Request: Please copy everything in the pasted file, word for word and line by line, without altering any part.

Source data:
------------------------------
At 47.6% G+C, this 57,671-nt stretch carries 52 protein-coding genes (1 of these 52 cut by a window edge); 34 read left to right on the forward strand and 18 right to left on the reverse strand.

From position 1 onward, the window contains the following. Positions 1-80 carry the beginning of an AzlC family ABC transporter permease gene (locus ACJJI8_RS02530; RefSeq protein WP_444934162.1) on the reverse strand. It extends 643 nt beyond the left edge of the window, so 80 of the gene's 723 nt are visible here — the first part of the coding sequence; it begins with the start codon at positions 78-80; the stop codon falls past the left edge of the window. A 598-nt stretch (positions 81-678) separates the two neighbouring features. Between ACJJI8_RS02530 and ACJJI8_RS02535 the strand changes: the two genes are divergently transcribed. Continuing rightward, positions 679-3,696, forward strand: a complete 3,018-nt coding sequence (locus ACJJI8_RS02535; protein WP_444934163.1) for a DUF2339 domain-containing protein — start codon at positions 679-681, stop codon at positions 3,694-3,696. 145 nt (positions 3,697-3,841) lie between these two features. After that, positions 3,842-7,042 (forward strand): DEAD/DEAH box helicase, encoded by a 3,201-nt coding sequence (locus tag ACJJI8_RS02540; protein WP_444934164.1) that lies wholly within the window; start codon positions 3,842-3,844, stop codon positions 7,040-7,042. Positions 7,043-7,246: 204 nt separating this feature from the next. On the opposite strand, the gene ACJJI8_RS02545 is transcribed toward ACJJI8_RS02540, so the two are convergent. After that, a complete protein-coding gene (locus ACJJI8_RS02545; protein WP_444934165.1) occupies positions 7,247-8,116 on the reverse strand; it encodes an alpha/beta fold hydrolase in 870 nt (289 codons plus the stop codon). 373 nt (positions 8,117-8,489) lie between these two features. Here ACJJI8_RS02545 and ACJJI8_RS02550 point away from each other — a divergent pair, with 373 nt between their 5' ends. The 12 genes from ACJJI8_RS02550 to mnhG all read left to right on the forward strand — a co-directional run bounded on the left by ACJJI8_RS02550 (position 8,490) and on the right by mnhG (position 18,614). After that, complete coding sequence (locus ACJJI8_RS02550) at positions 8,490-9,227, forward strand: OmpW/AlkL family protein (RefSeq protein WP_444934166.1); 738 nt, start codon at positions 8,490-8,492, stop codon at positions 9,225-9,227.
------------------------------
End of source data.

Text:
At 47.6% G+C, this 57,671-nt stretch carries 52 protein-coding genes (1 of these 52 cut by a window edge); 34 read left to right on the forward strand and 18 right to left on the reverse strand.

From position 1 onward, the window contains the following. Positions 1-80 carry the beginning of an AzlC family ABC transporter permease gene (locus ACJJI8_RS02530; RefSeq protein WP_444934162.1) on the reverse strand. It extends 643 nt beyond the left edge of the window, so 80 of the gene's 723 nt are visible here — the first part of the coding sequence; it begins with the start codon at positions 78-80; the stop codon falls past the left edge of the window. A 598-nt stretch (positions 81-678) separates the two neighbouring features. Between ACJJI8_RS02530 and ACJJI8_RS02535 the strand changes: the two genes are divergently transcribed. Continuing rightward, positions 679-3,696, forward strand: a complete 3,018-nt coding sequence (locus ACJJI8_RS02535; protein WP_444934163.1) for a DUF2339 domain-containing protein — start codon at positions 679-681, stop codon at positions 3,694-3,696. 145 nt (positions 3,697-3,841) lie between these two features. After that, positions 3,842-7,042 (forward strand): DEAD/DEAH box helicase, encoded by a 3,201-nt coding sequence (locus tag ACJJI8_RS02540; protein WP_444934164.1) that lies wholly within the window; start codon positions 3,842-3,844, stop codon positions 7,040-7,042. Positions 7,043-7,246: 204 nt separating this feature from the next. On the opposite strand, the gene ACJJI8_RS02545 is transcribed toward ACJJI8_RS02540, so the two are convergent. After that, a complete protein-coding gene (locus ACJJI8_RS02545; protein WP_444934165.1) occupies positions 7,247-8,116 on the reverse strand; it encodes an alpha/beta fold hydrolase in 870 nt (289 codons plus the stop codon). 373 nt (positions 8,117-8,489) lie between these two features. Here ACJJI8_RS02545 and ACJJI8_RS02550 point away from each other — a divergent pair, with 373 nt between their 5' ends. The 12 genes from ACJJI8_RS02550 to mnhG all read left to right on the forward strand — a co-directional run bounded on the left by ACJJI8_RS02550 (position 8,490) and on the right by mnhG (position 18,614). After that, complete coding sequence (locus ACJJI8_RS02550) at positions 8,490-9,227, forward strand: OmpW/AlkL family protein (RefSeq protein WP_444934166.1); 738 nt, start codon at positions 8,490-8,492, stop codon at positions 9,225-9,227.